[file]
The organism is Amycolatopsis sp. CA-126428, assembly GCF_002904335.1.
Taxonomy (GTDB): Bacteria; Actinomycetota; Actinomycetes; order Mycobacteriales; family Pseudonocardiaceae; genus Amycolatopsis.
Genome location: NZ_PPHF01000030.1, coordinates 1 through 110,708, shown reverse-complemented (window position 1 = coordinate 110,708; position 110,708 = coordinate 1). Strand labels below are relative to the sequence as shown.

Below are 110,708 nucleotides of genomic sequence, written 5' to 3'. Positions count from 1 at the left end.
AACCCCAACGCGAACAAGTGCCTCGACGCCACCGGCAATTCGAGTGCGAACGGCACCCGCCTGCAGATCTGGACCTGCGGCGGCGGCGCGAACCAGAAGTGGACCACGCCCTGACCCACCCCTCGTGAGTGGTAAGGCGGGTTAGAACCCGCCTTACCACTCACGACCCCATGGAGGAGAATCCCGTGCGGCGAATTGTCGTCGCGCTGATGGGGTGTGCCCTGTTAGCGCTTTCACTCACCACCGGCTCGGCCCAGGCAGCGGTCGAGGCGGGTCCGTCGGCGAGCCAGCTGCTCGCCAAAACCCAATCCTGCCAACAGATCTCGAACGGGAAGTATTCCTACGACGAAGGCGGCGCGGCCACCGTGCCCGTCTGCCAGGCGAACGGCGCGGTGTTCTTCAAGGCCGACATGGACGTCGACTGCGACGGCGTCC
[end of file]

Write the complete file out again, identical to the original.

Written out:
The organism is Amycolatopsis sp. CA-126428, assembly GCF_002904335.1.
Taxonomy (GTDB): Bacteria; Actinomycetota; Actinomycetes; order Mycobacteriales; family Pseudonocardiaceae; genus Amycolatopsis.
Genome location: NZ_PPHF01000030.1, coordinates 1 through 110,708, shown reverse-complemented (window position 1 = coordinate 110,708; position 110,708 = coordinate 1). Strand labels below are relative to the sequence as shown.

Below are 110,708 nucleotides of genomic sequence, written 5' to 3'. Positions count from 1 at the left end.
AACCCCAACGCGAACAAGTGCCTCGACGCCACCGGCAATTCGAGTGCGAACGGCACCCGCCTGCAGATCTGGACCTGCGGCGGCGGCGCGAACCAGAAGTGGACCACGCCCTGACCCACCCCTCGTGAGTGGTAAGGCGGGTTAGAACCCGCCTTACCACTCACGACCCCATGGAGGAGAATCCCGTGCGGCGAATTGTCGTCGCGCTGATGGGGTGTGCCCTGTTAGCGCTTTCACTCACCACCGGCTCGGCCCAGGCAGCGGTCGAGGCGGGTCCGTCGGCGAGCCAGCTGCTCGCCAAAACCCAATCCTGCCAACAGATCTCGAACGGGAAGTATTCCTACGACGAAGGCGGCGCGGCCACCGTGCCCGTCTGCCAGGCGAACGGCGCGGTGTTCTTCAAGGCCGACATGGACGTCGACTGCGACGGCGTCC